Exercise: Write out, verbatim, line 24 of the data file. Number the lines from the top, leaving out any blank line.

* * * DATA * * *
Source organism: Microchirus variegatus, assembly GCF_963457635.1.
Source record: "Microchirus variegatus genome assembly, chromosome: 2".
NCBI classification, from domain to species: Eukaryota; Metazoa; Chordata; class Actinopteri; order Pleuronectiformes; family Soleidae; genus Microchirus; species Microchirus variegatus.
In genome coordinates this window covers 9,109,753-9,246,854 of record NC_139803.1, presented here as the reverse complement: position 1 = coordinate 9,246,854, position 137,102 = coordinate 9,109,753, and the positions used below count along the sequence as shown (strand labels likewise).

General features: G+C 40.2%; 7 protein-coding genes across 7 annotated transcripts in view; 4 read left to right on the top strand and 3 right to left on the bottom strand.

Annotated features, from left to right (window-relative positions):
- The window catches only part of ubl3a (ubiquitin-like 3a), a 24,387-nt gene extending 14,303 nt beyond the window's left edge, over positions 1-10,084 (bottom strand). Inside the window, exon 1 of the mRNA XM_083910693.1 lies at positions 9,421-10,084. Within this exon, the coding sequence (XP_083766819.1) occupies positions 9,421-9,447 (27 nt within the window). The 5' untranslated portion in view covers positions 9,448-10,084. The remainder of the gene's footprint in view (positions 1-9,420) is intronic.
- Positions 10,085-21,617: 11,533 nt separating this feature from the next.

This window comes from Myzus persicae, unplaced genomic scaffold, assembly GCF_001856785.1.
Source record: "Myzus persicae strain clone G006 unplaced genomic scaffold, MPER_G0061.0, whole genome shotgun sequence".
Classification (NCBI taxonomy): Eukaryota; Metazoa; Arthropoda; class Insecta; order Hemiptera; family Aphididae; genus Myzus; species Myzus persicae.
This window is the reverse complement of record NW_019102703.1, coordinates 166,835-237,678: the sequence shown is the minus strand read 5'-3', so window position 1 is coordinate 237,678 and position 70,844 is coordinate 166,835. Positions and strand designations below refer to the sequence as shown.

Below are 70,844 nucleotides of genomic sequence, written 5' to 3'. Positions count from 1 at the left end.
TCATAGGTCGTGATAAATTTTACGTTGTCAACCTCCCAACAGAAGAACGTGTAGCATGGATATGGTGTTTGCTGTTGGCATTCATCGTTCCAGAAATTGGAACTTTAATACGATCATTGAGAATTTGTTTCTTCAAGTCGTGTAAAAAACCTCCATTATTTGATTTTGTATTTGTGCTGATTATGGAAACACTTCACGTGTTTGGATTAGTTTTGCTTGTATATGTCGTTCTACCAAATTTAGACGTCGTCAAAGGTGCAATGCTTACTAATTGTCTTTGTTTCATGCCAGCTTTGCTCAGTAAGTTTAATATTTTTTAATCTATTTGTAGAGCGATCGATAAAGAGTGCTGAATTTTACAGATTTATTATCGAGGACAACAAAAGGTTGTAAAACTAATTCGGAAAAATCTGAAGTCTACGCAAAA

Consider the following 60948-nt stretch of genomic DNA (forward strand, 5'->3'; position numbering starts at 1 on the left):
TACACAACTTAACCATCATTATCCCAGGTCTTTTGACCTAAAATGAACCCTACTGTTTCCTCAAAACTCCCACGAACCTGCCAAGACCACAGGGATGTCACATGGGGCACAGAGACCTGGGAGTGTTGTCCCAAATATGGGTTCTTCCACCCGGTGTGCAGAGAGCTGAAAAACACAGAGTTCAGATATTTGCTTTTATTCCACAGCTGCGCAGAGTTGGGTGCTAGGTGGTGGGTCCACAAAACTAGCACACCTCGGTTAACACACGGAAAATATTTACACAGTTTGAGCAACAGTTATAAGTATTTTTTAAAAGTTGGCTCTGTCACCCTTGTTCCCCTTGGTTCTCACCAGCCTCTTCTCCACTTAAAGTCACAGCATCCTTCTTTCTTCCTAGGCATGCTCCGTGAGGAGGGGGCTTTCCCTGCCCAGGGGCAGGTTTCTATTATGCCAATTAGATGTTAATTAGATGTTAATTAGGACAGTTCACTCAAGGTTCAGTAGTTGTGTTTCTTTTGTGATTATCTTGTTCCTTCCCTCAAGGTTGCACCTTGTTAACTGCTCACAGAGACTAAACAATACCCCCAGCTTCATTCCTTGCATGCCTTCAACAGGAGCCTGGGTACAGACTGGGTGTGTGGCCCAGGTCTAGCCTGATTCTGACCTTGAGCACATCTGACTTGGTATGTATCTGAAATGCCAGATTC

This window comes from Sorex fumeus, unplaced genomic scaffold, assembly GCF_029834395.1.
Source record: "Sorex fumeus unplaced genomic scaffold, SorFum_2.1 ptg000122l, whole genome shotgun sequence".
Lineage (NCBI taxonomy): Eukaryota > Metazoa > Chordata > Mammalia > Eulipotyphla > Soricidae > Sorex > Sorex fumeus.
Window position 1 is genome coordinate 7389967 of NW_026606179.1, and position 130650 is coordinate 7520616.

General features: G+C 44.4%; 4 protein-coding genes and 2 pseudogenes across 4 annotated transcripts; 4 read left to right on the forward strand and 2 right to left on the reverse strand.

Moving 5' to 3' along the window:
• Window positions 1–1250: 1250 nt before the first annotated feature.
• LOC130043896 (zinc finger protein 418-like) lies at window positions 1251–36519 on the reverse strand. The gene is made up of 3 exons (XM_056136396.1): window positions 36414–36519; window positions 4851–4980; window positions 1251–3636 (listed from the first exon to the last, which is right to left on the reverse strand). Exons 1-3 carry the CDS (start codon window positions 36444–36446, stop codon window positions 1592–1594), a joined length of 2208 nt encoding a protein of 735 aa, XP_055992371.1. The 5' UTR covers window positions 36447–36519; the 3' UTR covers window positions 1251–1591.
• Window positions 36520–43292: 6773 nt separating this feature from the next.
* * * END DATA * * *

• LOC130043896 (zinc finger protein 418-like) lies at window positions 1251–36519 on the reverse strand. The gene is made up of 3 exons (XM_056136396.1): window positions 36414–36519; window positions 4851–4980; window positions 1251–3636 (listed from the first exon to the last, which is right to left on the reverse strand). Exons 1-3 carry the CDS (start codon window positions 36444–36446, stop codon window positions 1592–1594), a joined length of 2208 nt encoding a protein of 735 aa, XP_055992371.1. The 5' UTR covers window positions 36447–36519; the 3' UTR covers window positions 1251–1591.